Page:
Armstrong company prepared to deal with cooking oil and grease for recycling

Don’t pour leftover grease drippings down the drain—recycle them.

  • Nov. 27, 2012 8:00 a.m.

Do you deep fry your turkey, or have kitchen leftover grease drippings you don’t know what to do with?

Don’t pour them down the drain, as now you can recycle them.

The Regional Waste Reduction office, in partnership with McLeod’s Byproducts of Armstrong, has set up a program for residents to be able to dispose of their leftover household cooking oils and congealed grease at either the Westside Residential Disposal and Recycling Center in West Kelowna, or at the Glenmore Landfill in Kelowna.

Waste reduction facilitator Rae Stewart says cooking oils and grease from roasting, frying and baking turkeys, chickens and other meats can collect in and clog your drains-and harm the environment in the process.

“You don’t want to pour this stuff down your drain, it can congeal, block your pipes, and create a real mess,” Stewart said.

“Dumping it in your yard isn’t a good option either, it’s harmful to the environment—when it rains the oily residue runs off into the storm drain, eventually reaching our waterways without treatment.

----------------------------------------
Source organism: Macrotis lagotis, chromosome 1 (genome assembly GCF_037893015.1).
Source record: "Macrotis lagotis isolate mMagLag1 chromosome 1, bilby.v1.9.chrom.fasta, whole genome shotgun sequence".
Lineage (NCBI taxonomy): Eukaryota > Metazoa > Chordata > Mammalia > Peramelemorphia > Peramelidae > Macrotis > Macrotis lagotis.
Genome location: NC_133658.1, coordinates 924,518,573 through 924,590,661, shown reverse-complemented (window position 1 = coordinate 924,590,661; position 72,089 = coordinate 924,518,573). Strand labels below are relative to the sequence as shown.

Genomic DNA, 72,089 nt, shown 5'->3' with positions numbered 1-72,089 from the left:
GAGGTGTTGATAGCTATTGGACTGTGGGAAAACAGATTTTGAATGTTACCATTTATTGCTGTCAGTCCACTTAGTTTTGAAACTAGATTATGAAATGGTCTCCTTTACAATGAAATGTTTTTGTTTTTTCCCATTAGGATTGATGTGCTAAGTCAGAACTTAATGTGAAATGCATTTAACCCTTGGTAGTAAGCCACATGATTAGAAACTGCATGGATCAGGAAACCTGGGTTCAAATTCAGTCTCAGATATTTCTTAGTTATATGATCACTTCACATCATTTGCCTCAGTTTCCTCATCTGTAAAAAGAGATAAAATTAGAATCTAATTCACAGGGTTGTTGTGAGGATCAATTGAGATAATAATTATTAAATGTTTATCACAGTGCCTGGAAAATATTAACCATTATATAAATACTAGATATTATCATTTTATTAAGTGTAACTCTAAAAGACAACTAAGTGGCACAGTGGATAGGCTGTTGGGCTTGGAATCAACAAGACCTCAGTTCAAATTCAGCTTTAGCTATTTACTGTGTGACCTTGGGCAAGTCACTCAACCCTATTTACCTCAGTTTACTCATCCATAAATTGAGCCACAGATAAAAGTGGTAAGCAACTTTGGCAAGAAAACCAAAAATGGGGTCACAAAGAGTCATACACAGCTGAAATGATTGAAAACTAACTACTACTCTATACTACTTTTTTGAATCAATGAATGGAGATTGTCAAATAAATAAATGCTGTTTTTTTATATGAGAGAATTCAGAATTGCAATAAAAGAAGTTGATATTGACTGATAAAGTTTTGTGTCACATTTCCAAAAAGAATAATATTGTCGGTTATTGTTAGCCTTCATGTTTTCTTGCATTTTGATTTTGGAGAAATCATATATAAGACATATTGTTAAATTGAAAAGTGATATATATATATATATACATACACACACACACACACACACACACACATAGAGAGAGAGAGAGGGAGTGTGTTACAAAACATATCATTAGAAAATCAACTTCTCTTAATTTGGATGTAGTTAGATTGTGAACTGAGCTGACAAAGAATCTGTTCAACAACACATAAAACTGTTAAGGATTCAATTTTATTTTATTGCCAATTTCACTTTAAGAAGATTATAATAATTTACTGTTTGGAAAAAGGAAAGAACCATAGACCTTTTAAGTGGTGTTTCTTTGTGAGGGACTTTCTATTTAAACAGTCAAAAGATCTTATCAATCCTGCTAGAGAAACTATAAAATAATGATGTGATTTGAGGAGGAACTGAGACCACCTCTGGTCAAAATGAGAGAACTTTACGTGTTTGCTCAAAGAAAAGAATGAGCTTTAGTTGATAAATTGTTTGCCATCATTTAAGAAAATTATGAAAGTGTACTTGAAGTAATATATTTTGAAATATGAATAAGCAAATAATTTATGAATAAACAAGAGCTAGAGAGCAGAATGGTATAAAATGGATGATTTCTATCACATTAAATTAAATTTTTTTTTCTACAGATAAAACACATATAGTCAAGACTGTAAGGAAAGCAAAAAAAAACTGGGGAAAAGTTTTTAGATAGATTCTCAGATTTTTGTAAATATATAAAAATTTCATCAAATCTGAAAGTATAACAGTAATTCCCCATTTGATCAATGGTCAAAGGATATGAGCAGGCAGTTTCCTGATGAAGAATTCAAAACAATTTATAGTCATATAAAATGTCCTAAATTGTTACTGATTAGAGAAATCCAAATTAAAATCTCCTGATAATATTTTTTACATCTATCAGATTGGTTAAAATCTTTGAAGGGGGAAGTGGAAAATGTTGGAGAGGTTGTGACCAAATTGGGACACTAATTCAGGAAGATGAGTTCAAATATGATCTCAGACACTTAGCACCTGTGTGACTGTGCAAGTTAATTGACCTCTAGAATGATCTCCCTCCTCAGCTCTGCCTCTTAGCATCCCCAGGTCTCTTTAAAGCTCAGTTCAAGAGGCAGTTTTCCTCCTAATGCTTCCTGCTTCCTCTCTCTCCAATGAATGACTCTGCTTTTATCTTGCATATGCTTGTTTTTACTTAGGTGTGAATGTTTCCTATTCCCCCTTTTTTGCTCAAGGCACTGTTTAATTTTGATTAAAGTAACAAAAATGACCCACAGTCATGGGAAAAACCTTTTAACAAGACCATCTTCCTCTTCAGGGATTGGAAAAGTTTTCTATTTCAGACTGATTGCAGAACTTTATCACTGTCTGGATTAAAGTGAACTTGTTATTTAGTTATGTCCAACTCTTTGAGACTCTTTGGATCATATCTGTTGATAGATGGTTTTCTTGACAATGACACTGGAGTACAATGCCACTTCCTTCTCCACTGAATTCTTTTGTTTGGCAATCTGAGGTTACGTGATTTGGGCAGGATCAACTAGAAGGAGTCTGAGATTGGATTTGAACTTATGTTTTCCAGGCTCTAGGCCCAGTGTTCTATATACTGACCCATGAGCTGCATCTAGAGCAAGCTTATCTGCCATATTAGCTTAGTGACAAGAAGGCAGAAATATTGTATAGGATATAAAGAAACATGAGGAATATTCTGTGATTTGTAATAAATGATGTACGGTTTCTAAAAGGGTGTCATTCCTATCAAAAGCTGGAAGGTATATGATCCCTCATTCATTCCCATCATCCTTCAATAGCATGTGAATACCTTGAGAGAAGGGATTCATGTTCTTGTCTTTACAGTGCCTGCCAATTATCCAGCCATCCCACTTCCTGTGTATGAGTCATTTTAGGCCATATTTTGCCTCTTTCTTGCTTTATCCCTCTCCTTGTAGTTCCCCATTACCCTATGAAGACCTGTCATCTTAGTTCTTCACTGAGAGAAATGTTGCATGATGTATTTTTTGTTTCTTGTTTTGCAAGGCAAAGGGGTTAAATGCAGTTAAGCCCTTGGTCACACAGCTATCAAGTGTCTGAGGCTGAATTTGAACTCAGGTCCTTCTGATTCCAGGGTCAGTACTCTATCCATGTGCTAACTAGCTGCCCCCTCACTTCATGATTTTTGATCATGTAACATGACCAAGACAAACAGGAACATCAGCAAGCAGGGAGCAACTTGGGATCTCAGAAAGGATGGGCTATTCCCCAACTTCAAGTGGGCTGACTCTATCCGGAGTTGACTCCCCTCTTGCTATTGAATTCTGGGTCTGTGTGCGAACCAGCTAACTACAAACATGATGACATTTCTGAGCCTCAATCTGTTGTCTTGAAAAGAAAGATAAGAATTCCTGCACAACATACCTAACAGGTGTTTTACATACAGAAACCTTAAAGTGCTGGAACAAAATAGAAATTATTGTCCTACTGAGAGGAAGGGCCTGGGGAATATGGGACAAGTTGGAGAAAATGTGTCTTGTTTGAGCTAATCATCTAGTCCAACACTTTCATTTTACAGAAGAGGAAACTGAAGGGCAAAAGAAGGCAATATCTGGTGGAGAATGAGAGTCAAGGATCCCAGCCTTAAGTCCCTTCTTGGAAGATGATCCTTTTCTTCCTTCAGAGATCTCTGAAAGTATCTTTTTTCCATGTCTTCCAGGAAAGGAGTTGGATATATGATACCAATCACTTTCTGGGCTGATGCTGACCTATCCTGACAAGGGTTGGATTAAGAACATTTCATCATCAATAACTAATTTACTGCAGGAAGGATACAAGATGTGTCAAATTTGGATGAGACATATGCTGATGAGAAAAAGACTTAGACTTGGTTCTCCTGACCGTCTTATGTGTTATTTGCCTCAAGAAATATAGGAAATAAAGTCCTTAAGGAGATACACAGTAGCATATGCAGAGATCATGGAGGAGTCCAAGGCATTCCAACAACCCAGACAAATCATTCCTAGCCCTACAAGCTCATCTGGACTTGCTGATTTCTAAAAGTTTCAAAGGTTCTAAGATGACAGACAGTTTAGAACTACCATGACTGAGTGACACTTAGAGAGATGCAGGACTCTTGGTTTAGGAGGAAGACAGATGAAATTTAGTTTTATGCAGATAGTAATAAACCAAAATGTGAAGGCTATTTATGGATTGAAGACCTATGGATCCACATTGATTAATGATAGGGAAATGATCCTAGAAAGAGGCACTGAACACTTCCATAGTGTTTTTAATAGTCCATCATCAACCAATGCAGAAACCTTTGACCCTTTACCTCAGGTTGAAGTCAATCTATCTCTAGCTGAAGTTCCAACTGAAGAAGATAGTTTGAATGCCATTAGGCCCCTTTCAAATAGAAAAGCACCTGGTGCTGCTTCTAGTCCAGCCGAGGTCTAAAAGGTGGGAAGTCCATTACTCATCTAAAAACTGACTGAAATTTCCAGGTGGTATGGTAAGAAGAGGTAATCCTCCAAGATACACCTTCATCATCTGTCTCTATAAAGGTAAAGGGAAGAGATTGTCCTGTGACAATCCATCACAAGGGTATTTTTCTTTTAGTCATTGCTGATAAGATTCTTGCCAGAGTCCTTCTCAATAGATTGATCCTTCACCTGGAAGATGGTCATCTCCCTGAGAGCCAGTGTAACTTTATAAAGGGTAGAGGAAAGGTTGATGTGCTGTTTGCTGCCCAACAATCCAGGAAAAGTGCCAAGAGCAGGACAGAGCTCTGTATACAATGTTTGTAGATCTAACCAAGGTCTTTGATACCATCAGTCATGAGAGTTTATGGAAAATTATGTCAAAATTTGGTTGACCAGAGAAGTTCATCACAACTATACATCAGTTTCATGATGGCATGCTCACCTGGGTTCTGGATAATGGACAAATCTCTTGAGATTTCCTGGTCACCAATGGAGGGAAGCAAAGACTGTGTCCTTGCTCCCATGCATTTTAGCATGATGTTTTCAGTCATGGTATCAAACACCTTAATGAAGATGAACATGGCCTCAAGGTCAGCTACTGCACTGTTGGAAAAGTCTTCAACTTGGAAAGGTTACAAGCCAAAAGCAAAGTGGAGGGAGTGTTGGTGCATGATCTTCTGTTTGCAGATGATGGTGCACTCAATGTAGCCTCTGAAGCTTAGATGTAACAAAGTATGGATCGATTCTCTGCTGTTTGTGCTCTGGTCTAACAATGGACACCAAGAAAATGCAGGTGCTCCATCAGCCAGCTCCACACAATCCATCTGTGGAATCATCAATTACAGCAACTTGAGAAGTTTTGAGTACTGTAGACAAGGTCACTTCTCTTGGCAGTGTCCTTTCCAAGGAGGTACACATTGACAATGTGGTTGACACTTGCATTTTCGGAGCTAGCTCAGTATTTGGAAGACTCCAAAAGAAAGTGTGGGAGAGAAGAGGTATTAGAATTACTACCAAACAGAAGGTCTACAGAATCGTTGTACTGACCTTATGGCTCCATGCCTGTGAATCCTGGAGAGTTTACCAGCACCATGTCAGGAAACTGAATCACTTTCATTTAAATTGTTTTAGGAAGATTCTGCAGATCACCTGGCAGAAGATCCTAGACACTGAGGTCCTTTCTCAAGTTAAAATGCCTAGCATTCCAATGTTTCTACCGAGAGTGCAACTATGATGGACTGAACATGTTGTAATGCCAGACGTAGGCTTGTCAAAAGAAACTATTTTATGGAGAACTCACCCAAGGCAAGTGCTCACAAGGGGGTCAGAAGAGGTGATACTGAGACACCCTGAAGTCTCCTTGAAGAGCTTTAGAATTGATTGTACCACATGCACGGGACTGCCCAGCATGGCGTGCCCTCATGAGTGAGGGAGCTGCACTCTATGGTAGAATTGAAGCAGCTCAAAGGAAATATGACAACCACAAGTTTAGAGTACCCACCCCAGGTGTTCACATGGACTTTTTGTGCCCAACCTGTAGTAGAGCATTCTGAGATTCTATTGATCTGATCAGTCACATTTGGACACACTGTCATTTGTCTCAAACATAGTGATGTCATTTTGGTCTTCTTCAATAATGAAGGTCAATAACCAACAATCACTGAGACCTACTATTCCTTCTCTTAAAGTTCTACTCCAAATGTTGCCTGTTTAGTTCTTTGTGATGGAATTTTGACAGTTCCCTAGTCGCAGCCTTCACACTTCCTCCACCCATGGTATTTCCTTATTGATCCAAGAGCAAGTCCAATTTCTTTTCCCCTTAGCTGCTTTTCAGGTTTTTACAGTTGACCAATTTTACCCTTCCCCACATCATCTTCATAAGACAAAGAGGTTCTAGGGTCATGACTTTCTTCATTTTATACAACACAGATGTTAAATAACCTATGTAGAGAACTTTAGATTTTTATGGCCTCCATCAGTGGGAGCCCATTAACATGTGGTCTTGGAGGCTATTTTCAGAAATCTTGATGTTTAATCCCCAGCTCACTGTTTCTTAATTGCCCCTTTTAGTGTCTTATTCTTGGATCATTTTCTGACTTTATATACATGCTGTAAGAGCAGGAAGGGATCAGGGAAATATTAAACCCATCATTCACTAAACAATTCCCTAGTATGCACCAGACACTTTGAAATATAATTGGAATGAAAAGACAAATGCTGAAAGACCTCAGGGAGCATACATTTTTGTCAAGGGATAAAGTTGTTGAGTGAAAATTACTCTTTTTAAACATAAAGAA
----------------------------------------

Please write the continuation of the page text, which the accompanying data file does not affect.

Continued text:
If you have large volumes of cooking oil, you can pour it into the receptacles provided at the Westside Recycling Center or Glenmore Landfill.

If you have congealed grease, it’s recommended you put it in a metal can or container and drop the whole metal container into the recycling receptacle provided.

As a reminder, Stewart says don’t place anything other than cooking oil and kitchen grease into the recycling containers provided—i.e. no petroleum oil such as motor oil, food items, plastic containers, or garbage.

Brian Scott, plant manager with McLeod’s Byproducts, says your repurposed kitchen leftovers will end up as a food source all over again.

“Once the cooking oils and grease are collected, we mechanically remove the solids and moisture, heat the oils at a very high temperature, then stabilize them with an antioxidant,” Scott said.

“We then sell the finished product to feed mills where they formulate it into various feeds for chicken, turkey and hogs.

If you must toss your kitchen oils and grease, here are a few simple tips to follow:

• Make sure to put them in a heat resistant container with a sealable lid, then throw in trash

• Or mix with unscented kitty litter, sawdust or sand to solidify the oil first and then dispose

• Or store the oil for later use, oil can be kept for up to six months and reused, first strain then store in the freezer.

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